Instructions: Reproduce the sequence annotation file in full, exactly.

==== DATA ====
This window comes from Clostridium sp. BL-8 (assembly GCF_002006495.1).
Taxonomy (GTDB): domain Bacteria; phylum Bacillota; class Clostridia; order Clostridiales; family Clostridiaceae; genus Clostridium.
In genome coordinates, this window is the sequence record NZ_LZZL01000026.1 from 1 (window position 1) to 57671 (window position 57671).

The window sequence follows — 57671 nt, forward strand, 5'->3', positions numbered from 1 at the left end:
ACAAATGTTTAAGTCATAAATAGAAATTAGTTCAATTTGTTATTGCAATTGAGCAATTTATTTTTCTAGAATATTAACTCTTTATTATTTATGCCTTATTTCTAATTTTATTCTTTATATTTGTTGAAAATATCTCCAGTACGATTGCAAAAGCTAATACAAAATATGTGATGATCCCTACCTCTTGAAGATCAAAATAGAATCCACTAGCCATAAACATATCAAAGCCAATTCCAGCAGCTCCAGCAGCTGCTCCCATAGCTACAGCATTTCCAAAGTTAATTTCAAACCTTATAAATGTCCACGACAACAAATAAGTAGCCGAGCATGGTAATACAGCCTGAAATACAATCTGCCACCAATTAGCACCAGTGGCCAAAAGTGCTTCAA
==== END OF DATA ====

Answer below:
This window comes from Clostridium sp. BL-8 (assembly GCF_002006495.1).
Taxonomy (GTDB): domain Bacteria; phylum Bacillota; class Clostridia; order Clostridiales; family Clostridiaceae; genus Clostridium.
In genome coordinates, this window is the sequence record NZ_LZZL01000026.1 from 1 (window position 1) to 57671 (window position 57671).

The window sequence follows — 57671 nt, forward strand, 5'->3', positions numbered from 1 at the left end:
ACAAATGTTTAAGTCATAAATAGAAATTAGTTCAATTTGTTATTGCAATTGAGCAATTTATTTTTCTAGAATATTAACTCTTTATTATTTATGCCTTATTTCTAATTTTATTCTTTATATTTGTTGAAAATATCTCCAGTACGATTGCAAAAGCTAATACAAAATATGTGATGATCCCTACCTCTTGAAGATCAAAATAGAATCCACTAGCCATAAACATATCAAAGCCAATTCCAGCAGCTCCAGCAGCTGCTCCCATAGCTACAGCATTTCCAAAGTTAATTTCAAACCTTATAAATGTCCACGACAACAAATAAGTAGCCGAGCATGGTAATACAGCCTGAAATACAATCTGCCACCAATTAGCACCAGTGGCCAAAAGTGCTTCAA